RLCFL SUPPORTS – Refer to CS/SB 214 – Signed by Governor


HB 543 / SB 150 Concealed Carry of Weapons and Firearms Without a License. These bills would eliminate the requirement to have a concealed weapons permit to carry a concealed firearm. Legislators are calling this bill “Constitutional Carry”.  This is a permit less concealed carry bill. That’s all it is. It is NOT a Constitutional Carry bill. It does not allow open carry and it does not address the long-standing prohibition against carrying on a college or university campus. It does not address the Unconstitutional Red Flag statute passed as part of the Marjorie Stoneman Douglas bill. Nor does it reinstate the Constitutional right of 18-, 19- and 20-year-old adult Floridians to be able to purchase a firearm from a licensed dealer, which was also abridged by the passage of the Marjory Stoneman Douglas bill in 2018.  
This bill falls far short of a true “Constitutional Carry” bill which is very disappointing, especially with a supermajority of Republicans in both chambers as well as a popular Republican Governor. If we accept this watered-down bill now, we will likely never see a true “Constitutional Carry” law.    
RLCFL OPPOSES – Passed House and Senate – Signed by Governor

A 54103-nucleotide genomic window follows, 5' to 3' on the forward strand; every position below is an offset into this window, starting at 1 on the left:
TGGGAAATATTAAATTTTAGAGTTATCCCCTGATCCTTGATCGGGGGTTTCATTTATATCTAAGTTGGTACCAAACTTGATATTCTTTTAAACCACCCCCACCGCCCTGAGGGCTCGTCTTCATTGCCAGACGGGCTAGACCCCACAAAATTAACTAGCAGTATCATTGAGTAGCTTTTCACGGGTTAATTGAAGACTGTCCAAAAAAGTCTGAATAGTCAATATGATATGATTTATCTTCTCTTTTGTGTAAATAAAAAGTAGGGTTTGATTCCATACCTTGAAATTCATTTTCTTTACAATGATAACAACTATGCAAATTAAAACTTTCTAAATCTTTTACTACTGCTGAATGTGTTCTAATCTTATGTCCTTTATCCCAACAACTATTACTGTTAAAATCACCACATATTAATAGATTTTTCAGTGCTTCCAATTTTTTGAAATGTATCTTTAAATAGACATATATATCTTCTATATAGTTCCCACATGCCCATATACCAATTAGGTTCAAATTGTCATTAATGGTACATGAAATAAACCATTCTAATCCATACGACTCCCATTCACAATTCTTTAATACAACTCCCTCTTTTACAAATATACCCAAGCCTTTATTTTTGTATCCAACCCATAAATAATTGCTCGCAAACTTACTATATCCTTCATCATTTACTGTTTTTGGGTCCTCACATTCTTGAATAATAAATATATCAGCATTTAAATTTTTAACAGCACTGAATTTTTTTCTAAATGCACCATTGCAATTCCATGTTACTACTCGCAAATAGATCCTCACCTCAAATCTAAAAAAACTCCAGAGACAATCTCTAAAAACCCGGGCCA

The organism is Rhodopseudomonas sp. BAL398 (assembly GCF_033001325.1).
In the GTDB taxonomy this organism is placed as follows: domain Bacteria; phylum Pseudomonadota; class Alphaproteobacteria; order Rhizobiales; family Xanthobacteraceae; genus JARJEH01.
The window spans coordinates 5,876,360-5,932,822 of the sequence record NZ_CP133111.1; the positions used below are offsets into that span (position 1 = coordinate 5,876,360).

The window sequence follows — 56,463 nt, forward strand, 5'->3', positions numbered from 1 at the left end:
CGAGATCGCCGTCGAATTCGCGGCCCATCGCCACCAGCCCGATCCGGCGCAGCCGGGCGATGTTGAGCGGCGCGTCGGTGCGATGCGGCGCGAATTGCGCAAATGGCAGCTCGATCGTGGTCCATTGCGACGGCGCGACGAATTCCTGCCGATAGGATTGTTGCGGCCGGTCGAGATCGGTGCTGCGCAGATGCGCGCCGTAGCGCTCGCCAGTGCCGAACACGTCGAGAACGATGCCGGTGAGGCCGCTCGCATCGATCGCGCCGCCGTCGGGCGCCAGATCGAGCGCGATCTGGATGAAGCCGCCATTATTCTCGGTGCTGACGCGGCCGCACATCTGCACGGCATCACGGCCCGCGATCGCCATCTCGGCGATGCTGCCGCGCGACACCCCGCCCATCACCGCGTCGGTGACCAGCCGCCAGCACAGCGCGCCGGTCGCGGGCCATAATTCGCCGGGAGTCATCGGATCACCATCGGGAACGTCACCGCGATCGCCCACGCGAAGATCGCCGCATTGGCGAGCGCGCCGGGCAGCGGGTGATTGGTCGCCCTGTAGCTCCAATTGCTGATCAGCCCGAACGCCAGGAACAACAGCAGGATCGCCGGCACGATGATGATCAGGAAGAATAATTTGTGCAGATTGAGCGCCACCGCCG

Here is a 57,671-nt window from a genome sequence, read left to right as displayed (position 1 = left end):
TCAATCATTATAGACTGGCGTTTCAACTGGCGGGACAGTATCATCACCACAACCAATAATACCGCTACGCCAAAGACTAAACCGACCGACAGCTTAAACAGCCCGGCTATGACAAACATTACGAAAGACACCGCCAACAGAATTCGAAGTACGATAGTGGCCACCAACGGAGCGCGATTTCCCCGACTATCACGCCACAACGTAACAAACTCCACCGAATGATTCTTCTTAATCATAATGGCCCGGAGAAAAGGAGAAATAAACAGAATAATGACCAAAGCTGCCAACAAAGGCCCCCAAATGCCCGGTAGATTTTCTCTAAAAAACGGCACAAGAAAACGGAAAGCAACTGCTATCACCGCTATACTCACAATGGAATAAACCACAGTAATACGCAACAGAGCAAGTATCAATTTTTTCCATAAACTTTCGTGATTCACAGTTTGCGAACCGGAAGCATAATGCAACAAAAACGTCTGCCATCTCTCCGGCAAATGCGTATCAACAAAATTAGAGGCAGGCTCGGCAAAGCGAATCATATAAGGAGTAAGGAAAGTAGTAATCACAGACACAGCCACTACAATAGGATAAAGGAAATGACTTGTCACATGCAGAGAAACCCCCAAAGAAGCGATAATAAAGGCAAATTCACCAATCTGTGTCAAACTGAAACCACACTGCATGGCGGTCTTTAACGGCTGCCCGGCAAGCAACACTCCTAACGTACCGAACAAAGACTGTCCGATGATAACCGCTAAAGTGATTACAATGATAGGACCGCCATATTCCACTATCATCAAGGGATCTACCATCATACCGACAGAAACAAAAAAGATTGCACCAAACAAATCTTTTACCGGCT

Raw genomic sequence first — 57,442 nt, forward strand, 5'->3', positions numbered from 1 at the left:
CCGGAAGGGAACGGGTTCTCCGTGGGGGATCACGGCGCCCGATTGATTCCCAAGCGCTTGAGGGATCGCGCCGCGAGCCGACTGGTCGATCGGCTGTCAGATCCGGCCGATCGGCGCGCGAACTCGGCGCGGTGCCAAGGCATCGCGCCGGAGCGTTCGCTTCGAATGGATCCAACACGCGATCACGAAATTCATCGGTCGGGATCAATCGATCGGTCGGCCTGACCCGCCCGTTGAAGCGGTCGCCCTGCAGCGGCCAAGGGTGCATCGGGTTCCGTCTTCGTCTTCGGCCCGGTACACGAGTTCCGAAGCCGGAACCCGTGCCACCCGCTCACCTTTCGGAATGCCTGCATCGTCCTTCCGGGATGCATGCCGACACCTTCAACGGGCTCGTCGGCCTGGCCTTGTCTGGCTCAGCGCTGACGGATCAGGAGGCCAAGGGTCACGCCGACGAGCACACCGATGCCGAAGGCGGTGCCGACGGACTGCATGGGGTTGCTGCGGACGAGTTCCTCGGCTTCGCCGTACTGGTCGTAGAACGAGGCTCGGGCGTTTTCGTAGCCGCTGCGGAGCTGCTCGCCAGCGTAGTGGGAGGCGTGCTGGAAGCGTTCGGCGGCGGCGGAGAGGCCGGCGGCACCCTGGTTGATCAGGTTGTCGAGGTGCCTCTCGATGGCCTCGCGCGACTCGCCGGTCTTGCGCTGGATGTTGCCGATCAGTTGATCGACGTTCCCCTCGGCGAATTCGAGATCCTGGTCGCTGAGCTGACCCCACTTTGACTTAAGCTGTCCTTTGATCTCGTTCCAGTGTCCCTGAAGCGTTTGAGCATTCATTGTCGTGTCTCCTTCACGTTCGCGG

HB 1543 Minimum Age for Firearm Purchase or Transfer This bill will lower the minimum age from 21 to 18 to buy rifles and other “long” guns, which would scrap a law passed after the 2018 mass shooting at Marjory Stoneman Douglas High School in Parkland.
RLCFL SUPPORTS – Died in Rules


HB 251 / SB 476 Florida First Production Partnership Program. These bills would create the Film, Television, and Digital Media Targeted Rebate Program and would offer film, TV, and digital media productions a tax rebate by requiring that certain benchmarks are met before tax rebates are awarded. The problem is this is still a form of corporate welfare, with the government picking winners and losers, where certain industries get to pay less in taxes while other industries are forced to carry a higher tax burden.
RLCFL OPPOSES – Died in Regulatory Reform & Economic Development


HB 5  Economic Programs. This bill eliminates Enterprise Florida, the public-private partnership with the state supposedly for economic development. The taxpayer funded organization has a poor record for economic development, instead is a pay-to-play scheme for winning favorable treatment and its repeated practice of picking winners and losers in the marketplace.
 RLCFL SUPPORTS – Ordered engrossed, then enrolled


HJR 469  / SJR 122 Revised Limitation on Increases of Homestead Property Tax Assessments. These bills would reduce the limitation on annual increases of homestead property tax assessments from 3% to 2%. In 1994, the State of Florida established a 3% Save Our Homes (SOH) Cap assessment limit on all residential properties that receive a homestead exemption. The 3% SOH Cap limits any increase to the assessed value of a homestead exempt property for tax purposes to a maximum of 3% each year. SB 120 would reduce the assessment limit to a maximum of 2% each year. SJR 122 and HJR 469 are constitutional amendments and would require the approval of the Florida Legislature and the voters of Florida.